PS2 Game Reviews: Women's Volleyball Championship Review

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Women's Volleyball Championship Review

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Graphics:

 

3.1

Gameplay:

 

2.5

Sound:

 

2.2

Control:

 

2.8

Replay Value:

 

3.0

Overall Rating:       2.8

 

 

Online Gameplay:

Not Rated

Publisher:

Agetec

Developer:

Spike

Number Of Players:

1-2 Players

Genre:

Sports

Release Date:

July 29, 2008

Sometimes, we just shake our heads in disappointment and consternation, wondering why on earth a developer would give the green light to a project like Women’s Volleyball Championship. Somebody in the office at Spike figured there aren’t enough volleyball games out there, which is probably the only good point made throughout the entire meeting. Perhaps the reason there aren’t a lot of volleyball titles out there is because it’s not a super popular sport, and when you toss in an evidently tiny budget, you’re doomed. The instant we started an Exhibition match in this game, we just had to laugh, especially when we got a look at the replays. Those were especially comical, and although we tried our damndest to have fun; to understand what should’ve been a relatively straightforward gameplay scheme, we ended up tossing down the controller in frustration. It was one of those experiences that, while not quite horrendously abysmal, was somewhat amusing – in a dark kind of way – and just plain boring. Nothing to see here, ladies and gents. Move along.

Or, if you’d rather delve into the grisly details, than we welcome you along for the very bumpy ride. We could use the company, too, just because we always find it difficult to write reviews of this nature. The visuals found in Women’s Volleyball Championship suffer from bad frame rate, shimmering, aliasing, poor character modeling, a serious lack of detail, and an overall bland presentation. In short, the game looks terrible, even for a PS2 title. We mentioned the inherent comedy of the replays earlier, and it’s due to the sliding-on-glass players, the choppy playback, and the myriad of technical issues that are glaringly – and depressingly – obvious. The actual gameplay isn’t much better and with the ho-hum menu interface and nothing even remotely appealing about the in-game graphics, only one word sums this one up: “blech.” We’ve seen worse in past years, but for the most part, there’s very little redeeming quality with a visual palette like this…well, you can customize a player and team. Guess that’s about it. Where’s the color? Where’s the flash? How’s about a nice visual effect for spikes? Nah, that’d take too much effort.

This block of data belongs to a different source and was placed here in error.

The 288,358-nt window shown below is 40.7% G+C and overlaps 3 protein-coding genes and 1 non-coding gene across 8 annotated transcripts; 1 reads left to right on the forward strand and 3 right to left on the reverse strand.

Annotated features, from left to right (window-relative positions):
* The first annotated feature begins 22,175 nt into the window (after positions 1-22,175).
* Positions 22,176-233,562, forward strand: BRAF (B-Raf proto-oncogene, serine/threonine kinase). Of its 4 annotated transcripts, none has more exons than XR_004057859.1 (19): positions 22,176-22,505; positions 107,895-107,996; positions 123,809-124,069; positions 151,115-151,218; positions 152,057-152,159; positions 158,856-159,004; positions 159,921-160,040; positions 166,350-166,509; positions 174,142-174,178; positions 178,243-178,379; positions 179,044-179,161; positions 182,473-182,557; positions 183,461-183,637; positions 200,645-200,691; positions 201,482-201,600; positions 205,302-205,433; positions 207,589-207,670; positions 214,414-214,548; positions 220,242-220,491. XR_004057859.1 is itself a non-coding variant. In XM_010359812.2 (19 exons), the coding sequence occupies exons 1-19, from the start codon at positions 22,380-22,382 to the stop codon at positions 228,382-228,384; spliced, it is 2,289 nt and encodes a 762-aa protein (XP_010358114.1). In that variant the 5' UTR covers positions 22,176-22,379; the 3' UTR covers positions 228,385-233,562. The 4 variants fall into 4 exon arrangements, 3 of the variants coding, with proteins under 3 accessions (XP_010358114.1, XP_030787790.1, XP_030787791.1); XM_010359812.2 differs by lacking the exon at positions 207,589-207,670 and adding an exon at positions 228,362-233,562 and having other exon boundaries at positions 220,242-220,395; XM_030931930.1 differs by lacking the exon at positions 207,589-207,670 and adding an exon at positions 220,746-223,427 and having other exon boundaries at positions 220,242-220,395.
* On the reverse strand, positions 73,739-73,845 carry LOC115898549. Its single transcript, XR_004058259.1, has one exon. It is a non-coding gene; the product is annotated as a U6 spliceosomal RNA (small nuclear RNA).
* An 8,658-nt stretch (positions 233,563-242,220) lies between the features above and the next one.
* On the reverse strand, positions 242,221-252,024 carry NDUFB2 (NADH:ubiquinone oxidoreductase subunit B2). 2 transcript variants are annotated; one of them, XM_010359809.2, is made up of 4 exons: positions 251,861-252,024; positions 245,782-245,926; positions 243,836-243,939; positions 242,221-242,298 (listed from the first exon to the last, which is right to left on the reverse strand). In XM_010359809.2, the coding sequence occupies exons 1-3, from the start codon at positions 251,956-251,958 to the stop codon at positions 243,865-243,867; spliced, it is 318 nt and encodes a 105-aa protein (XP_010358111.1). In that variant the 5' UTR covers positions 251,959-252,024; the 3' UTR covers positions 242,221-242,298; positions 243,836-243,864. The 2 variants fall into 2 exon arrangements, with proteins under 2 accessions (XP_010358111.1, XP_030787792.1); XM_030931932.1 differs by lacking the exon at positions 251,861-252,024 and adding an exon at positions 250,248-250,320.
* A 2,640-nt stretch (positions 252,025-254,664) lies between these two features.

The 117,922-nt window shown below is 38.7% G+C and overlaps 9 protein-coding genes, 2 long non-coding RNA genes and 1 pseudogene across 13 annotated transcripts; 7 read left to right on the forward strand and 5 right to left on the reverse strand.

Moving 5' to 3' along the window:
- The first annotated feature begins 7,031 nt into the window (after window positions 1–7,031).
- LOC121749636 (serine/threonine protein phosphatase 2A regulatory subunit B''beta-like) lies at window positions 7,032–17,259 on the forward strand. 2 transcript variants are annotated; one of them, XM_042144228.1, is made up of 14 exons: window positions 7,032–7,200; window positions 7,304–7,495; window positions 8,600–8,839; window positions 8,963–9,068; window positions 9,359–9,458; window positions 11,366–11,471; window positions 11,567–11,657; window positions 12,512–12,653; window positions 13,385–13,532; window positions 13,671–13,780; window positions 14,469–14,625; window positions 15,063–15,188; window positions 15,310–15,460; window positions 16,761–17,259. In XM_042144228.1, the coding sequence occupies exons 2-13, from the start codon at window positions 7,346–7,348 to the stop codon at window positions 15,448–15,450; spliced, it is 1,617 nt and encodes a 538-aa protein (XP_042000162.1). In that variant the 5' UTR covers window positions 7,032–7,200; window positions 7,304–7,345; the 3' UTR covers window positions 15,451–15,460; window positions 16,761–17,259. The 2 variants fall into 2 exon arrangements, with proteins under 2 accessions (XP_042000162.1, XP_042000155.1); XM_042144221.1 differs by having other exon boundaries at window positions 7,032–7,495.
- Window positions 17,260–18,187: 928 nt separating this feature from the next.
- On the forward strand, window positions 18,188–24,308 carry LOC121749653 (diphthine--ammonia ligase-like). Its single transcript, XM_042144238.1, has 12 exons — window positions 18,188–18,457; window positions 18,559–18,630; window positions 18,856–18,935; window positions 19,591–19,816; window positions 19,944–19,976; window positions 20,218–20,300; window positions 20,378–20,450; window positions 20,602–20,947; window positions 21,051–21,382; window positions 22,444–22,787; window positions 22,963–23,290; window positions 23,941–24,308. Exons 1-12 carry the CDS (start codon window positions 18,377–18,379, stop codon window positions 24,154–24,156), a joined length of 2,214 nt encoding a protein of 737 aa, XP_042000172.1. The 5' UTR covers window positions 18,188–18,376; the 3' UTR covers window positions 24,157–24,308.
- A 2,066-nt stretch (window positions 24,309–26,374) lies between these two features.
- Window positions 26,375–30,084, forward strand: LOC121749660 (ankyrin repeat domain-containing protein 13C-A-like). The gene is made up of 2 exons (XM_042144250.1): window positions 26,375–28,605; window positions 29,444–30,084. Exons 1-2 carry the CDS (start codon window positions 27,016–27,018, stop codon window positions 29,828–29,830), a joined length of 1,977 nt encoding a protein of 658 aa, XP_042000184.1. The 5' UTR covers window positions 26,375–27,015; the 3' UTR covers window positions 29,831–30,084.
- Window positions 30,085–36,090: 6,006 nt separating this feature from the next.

The sound, believe it or not, is even worse. We figured the commentary might be okay at first, but Spike strings together the announcements at bizarre intervals throughout the game, and the repetition is laughable. Much of the commentary doesn’t even coincide with the action on the court, and it doesn’t help that the sound effects are terrible. The crowd in the stands doesn’t even sound human; the “roar” of the onlookers sounds more like a digital mini-hurricane of wind, most reminiscent of sports games from the 16-bit era. There are no exclamations or sound coming from the players, which is particularly annoying considering that the competitors in real volleyball matches aren’t silent. The soundtrack consists of strangely selected music that in no way seems fit for a sports game, and certainly not a volleyball game. Basically, you don’t hear much and what you do hear is either painful, grating, or flat-out disappointing. We still can’t figure out how one could arrange the commentary that badly, and why a developer would even bother with a soundtrack if they’re going to make such inane selections, but…whatever. We don’t have the energy to over-analyze this.

The gameplay, if it had been solid and entertaining, would’ve allowed us to be lenient in our overall score despite the atrocious technicals. Really, the gameplay is all that matters, and this is all the more true when talking about a sports game. Unfortunately, after running through the single most boring video game tutorial on the planet earth (it was just a bunch of pictures and text descriptions), we started to get that sinking sensation. Most critics are aware of this sensation; it’s the one that tells you in hushed tones that the worst is yet to come, and you had best prepare yourself for a combined feeling of irritation and mirth. Sadly, the mirth doesn’t last long and pretty soon, you’re diving for the power button on the system. Not surprisingly after that tutorial, we entered a quick match and quickly came to the painfully clear conclusion that Women’s Volleyball Championship is devoid of any real merit. But just to string you along for a bit longer, we’ll address a few of the positive aspects of this production. Don’t worry, though; this won’t take very long at all.